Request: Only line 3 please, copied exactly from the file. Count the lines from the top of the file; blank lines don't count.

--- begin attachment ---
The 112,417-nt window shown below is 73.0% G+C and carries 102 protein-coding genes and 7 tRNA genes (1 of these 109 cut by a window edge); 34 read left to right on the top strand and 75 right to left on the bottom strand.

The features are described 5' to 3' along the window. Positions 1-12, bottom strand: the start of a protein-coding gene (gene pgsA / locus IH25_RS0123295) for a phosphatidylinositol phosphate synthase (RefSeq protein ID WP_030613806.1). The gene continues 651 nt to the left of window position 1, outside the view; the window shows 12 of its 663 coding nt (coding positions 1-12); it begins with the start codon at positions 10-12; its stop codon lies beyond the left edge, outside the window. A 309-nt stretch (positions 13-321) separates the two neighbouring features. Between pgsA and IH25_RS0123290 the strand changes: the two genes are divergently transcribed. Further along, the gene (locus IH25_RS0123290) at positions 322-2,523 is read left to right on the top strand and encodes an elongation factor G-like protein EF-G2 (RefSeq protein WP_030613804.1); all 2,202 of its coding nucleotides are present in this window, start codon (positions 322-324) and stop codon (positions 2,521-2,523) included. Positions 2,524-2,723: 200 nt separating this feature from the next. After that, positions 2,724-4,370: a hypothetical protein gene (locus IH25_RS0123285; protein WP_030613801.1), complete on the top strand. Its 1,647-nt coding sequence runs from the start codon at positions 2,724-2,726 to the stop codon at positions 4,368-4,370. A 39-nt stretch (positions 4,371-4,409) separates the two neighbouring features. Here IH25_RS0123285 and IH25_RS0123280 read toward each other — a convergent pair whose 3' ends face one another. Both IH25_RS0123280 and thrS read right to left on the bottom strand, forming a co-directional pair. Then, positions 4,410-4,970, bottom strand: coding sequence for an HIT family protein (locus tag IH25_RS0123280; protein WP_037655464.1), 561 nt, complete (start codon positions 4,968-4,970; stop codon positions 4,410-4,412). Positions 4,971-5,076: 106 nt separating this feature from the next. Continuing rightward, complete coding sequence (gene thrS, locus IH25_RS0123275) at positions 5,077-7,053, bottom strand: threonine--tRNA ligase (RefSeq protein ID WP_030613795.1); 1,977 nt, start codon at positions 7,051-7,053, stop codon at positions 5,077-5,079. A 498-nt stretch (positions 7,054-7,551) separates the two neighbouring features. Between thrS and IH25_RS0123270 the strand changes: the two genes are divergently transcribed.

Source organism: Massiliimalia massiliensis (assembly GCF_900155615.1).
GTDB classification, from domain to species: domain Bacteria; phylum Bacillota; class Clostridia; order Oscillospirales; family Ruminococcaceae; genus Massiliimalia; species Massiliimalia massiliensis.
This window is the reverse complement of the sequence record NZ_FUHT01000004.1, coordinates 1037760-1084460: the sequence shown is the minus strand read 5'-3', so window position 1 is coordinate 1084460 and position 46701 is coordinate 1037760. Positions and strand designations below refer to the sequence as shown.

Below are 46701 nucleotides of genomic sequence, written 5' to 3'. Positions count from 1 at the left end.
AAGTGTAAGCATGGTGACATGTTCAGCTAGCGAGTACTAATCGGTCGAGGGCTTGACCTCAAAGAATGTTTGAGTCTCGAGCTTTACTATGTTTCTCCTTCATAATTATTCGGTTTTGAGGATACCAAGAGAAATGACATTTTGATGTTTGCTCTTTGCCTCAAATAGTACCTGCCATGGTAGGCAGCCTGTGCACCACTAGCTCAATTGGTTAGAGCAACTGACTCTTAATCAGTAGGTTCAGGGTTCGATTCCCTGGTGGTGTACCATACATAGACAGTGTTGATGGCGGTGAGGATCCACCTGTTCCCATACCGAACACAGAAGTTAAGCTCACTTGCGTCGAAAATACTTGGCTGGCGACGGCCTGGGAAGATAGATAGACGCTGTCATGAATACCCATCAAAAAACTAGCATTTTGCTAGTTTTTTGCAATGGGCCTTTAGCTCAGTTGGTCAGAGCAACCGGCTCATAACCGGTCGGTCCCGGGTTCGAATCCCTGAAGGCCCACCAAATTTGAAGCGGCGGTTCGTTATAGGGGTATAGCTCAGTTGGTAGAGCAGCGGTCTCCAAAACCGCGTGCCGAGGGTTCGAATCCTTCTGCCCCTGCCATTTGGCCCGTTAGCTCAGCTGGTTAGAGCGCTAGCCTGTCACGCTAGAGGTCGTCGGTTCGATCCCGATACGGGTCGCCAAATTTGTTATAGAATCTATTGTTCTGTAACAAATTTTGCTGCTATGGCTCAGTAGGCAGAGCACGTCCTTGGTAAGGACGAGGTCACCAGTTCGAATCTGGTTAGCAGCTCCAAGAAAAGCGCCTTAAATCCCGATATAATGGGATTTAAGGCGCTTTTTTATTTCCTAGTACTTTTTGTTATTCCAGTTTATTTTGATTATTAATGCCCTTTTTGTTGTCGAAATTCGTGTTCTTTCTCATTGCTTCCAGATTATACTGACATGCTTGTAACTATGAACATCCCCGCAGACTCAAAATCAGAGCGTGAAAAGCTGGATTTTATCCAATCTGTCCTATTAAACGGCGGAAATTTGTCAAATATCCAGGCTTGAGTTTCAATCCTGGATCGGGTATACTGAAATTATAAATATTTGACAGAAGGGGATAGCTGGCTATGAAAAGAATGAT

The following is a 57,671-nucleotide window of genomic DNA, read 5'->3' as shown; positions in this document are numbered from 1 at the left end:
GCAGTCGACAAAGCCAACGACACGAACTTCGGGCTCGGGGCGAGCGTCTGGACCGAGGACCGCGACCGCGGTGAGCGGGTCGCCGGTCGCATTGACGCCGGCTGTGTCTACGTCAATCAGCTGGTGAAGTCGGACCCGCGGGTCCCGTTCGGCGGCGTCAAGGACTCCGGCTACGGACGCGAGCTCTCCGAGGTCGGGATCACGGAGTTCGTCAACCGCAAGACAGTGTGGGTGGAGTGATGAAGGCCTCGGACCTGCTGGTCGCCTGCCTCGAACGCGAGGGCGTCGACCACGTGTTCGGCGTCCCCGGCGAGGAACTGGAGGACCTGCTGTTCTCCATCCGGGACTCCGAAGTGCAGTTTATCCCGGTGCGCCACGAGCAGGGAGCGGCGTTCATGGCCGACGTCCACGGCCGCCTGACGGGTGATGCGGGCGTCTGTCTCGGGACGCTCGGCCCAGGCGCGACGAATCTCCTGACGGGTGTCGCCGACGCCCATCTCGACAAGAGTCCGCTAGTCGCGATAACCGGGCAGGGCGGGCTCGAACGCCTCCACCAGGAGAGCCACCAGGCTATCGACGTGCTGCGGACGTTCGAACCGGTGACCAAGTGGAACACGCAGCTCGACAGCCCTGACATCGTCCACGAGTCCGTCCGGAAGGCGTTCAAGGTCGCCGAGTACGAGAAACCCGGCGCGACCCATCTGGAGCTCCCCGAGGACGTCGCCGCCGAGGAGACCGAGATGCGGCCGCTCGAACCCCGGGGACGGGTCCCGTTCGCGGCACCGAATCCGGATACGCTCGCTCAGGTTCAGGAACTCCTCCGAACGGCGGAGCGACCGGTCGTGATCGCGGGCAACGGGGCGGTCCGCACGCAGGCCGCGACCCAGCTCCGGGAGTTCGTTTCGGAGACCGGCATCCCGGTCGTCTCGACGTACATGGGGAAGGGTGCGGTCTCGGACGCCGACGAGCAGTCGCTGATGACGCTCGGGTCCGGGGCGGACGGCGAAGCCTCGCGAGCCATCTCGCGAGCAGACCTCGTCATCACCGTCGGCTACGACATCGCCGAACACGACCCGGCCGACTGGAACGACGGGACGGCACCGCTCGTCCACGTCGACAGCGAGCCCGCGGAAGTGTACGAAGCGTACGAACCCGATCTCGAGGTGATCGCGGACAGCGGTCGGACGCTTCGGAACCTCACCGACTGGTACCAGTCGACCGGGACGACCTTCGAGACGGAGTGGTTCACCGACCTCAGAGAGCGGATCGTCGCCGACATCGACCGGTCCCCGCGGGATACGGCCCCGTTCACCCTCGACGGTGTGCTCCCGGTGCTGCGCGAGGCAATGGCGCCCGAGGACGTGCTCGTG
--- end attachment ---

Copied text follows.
Source organism: Massiliimalia massiliensis (assembly GCF_900155615.1).